President Trump is set to unilaterally levy an escalating 5% tariff on all Mexican goods next week, and just about everybody is working diligently to stop them. The two countries continued talks Thursday, aimed at satisfying Trump’s demands that Mexico do more to stop the flow of migrants from Central America. To that end, Mexico has begun to deploy the National Guard on its southern border with Guatemala. Back in the States, members of the president’s own party have begun to show their own frustrations with Trump’s tariffs. This time, they might be serious.
While no agreement has yet been reached, those with knowledge of bilateral talks between the United States and Mexico describe the proposed changes as giving the U.S. greater ability to reject asylum seekers. Migrants would be required to seek asylum in the first foreign country they reach, rather than continuing on to the next. That means Guatemalans would have to seek asylum in Mexico, and Salvadorians and Hondurans in Guatemala. Mexico could also allow for those in the country seeking asylum in the United States to wait while their requests are processed.
Mexico’s Foreign Secretary, Marcelo Ebrard, displayed outward optimism in Washington on Thursday. Ebrard announced his government would be sending the National Guard to stop the flow of migrants from its southern border. “We have explained that there are 6,000 men and that they will be deployed there,” Ebrard said. Mexican Ambassador to the U.S., Martha Barcena, told CNBC Thursday their delegation “explained . . . all the enforcement measures that Mexico is taking,” and that “we are still talking about all the legal aspects of the cooperation that we are having on migration.”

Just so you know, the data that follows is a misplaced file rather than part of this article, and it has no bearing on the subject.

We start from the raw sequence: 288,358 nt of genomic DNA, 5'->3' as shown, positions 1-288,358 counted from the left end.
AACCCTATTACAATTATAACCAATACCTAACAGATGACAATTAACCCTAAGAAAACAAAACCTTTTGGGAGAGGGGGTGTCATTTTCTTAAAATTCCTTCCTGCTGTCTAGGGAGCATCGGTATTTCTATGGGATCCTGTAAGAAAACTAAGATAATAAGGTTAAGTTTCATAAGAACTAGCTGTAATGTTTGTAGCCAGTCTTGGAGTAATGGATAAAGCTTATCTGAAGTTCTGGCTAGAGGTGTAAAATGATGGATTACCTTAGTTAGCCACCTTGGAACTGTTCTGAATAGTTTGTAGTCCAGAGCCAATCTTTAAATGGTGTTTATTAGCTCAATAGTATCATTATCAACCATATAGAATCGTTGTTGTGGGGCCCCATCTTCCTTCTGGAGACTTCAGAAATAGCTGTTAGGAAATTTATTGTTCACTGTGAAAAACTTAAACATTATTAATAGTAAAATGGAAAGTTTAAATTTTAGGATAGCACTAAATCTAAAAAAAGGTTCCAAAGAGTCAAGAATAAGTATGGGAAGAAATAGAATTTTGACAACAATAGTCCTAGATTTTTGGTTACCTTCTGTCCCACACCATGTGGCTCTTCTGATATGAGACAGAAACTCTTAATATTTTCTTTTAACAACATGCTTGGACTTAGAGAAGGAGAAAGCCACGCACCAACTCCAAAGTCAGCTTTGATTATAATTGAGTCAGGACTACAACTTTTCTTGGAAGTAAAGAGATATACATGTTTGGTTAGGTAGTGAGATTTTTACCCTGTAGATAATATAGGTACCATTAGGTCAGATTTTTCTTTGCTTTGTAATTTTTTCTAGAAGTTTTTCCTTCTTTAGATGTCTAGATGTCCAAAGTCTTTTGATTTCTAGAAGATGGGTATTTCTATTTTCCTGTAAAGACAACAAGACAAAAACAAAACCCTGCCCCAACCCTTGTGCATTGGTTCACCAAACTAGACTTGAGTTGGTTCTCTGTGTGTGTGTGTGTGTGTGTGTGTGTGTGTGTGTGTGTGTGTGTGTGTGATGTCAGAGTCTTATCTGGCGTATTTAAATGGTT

Trump’s tariff announcement caught many fellow Republicans by surprise last week. This week, they’re still not thrilled about the idea. On Tuesday, Senate Republicans sent the White House a stern and almost unprecedented warning: not only do they have the votes to block his proposed tariffs, they’d have the votes to override a potential veto too. “There is not much support for tariffs in my conference, that’s for sure,” Majority Leader Mitch McConnell (R-KY) summed up. Still, Republican Senators, particularly in Texas and Ohio, which would be among the hardest hit by tariffs on Mexican goods, were hopeful they wouldn’t have to get in to hypotheticals.
In attempting to please the base, and deliver on his signature campaign promise, the president may not have prepared for all the contingencies. If his tariffs go in to effect Monday, as promised, they’ll amount to the biggest tax increase in fifty years. Customs officials, used to decades of free trade across the border, don’t have the infrastructure to collect those tariffs, and it’s not likely they will by the end of the weekend. Acting or not acting could further imperil passage, in all three national legislatures, of the president’s much-desired U.S.-Mexico-Canada Agreement. Still, Trump’s threat was ambiguous enough to give the administration plenty of leeway to say that they’re satisfied with Mexican concessions. By Monday, the president might just declare victory.